“Young writing voice” – Other than this then, perhaps the writing style is a bit too simple for some people. Now, from my point of view: I loved it. I can imagine most of the people I know would love the heck out of this novel as it’s a proper fantasy novel filled with some amazing characters and proper fantasy creatures. However, for the serious fantasy fanatic, you’re not getting an epic fantasy. You’re getting a funny, silly little story about how Bogrot met Gorag… And how their lives changed through being around one another. Honestly, if you’re looking for a serious story, this isn’t it. If you’re looking for a fun, easy to pick up story, this is it.
I personally loved it. I loved the journey of hearing Bogrot go from his initial friend and partner, Barlek, to being best buddies with his brutish Orc friend. The few criticisms I gave above are ridiculously minor. The point of the misprinted name really isn’t a problem. It’s something that they can address for future prints… And to be honest, I’d probably even say you could work around it by saying “it’s a satirical book…”
The point of the young writing voice really isn’t much of a criticism at all. In fact if used correctly, this could be a major selling point of his. I know I was reading around reviews of the novel and other people were under the impression that the writing voice of the book was rather young. It could just be that was how Daniel intended it to be and as I say, it left me satisfied. It left me enjoying the world more than if it were more serious.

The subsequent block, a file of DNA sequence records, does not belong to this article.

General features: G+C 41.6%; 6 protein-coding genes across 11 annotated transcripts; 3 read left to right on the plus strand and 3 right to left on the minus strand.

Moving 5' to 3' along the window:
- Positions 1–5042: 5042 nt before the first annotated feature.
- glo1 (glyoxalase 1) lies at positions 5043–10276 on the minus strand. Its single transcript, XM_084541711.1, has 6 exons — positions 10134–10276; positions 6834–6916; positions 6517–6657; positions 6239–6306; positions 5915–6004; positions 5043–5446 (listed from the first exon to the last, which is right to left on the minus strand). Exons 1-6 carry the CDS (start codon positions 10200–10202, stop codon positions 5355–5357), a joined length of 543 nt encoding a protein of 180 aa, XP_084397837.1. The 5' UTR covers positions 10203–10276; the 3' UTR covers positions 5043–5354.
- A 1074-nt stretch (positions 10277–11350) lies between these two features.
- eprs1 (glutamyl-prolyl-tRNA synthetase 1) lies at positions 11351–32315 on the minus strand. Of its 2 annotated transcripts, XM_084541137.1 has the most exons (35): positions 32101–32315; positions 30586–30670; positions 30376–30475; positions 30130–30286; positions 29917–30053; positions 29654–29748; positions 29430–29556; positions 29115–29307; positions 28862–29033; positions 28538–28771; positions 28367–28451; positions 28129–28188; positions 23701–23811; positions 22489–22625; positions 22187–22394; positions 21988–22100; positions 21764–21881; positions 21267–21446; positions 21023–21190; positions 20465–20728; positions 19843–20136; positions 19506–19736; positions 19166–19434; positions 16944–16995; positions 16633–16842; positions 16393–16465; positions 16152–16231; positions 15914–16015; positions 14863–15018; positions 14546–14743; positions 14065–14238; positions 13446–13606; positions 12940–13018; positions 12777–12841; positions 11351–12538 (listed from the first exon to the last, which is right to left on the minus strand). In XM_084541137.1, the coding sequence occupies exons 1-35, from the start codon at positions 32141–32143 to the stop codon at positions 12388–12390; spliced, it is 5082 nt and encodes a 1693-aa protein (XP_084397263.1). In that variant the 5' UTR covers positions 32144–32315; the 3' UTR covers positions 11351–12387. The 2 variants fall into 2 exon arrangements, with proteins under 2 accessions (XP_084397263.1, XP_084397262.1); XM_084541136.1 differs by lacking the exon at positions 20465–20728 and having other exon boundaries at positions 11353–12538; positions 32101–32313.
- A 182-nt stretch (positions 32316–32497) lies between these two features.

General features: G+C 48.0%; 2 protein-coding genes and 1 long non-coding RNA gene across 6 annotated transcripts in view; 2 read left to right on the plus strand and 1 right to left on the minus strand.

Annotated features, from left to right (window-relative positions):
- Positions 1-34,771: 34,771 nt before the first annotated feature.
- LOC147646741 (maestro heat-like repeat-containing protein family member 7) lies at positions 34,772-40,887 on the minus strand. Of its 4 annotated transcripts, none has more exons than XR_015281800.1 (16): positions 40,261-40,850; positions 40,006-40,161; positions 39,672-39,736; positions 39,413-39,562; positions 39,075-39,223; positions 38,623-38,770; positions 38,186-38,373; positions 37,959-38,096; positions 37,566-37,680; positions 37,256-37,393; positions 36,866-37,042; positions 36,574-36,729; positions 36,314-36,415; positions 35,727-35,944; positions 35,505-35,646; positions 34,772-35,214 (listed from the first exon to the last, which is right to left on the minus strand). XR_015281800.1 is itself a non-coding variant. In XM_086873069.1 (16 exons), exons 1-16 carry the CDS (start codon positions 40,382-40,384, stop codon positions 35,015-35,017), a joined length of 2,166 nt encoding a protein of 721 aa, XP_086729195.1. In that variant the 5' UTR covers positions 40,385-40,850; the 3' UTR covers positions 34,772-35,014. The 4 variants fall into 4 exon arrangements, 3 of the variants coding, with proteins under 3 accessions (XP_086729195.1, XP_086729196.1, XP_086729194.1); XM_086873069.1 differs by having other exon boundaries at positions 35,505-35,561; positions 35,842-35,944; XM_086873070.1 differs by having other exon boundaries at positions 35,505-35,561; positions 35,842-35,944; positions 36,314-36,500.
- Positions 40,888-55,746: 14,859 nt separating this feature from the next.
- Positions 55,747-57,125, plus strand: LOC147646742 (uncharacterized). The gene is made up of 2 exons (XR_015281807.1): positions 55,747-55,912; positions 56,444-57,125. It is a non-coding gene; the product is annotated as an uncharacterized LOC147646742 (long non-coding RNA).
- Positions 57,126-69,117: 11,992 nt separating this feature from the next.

Overall, I’m very happy with the novel. It’s left some truly wildly imaginable characters in my mind and honestly, some of them I would love to see revisited in future novels. I noticed this was book 1 in a series called Trivial Trials, so hopefully we’ll be getting some more Bogrot and Gorag in our lives. Everything that was in this story left me hungry for more, which is more than can be said about a lot of books. I managed to consume the whole book in a matter of days, because I was enjoying the story so much. Whether it was the infectious style of having Bogrot tell us what’s happening from his perspective, or if Daniel is just a word wizard, I will certainly be coming back for more.
Competition **NOW CLOSED**
Now it’s your chance for some fun.
We’re giving away two free copies of Goblins Know Best. If you want to be in with a chance of winning one of the two free copies, you will need to go to our Facebook page. Not only will you be getting a copy of Goblins Know Best, but you’ll also be getting a personal letter from myself, Timlah! … What? Doesn’t that excite you? Oh, I see how it is…
All you have to do is like the Facebook page and give us a comment on the post entitled –COMPETITION– – A duo of names befitting a Goblin and an Orc. You’re not allowed to use the names Bogrot Blistertooth and Gorag Bather. Well known Goblin and Orc names are welcomed, but Joel and I will be judging who has come up with the best Goblin and Orc names, as well as how well the two fit together.
You have until midday on Thursday 4th to get your answers in and we will be announcing the winners via Facebook and on the GeekOut South-West website. The prizes will be sent out as soon as we then get a postal address off the winners (Don’t give us any details unless you’re one of the lucky winners!)
What do you all think of Goblins Know Best? I’m glad to have read this novel from an exciting new author. It’s been a journey (somewhat literally, with how the book reads) but it’s been one I’d gladly take again. As always, comments below, over on Facebook or Twitter and let me know what you thought about this review. Has this made you want to read it for yourself? What do you think of the price point (£2.40 on Kindle, £6.99 paperback)?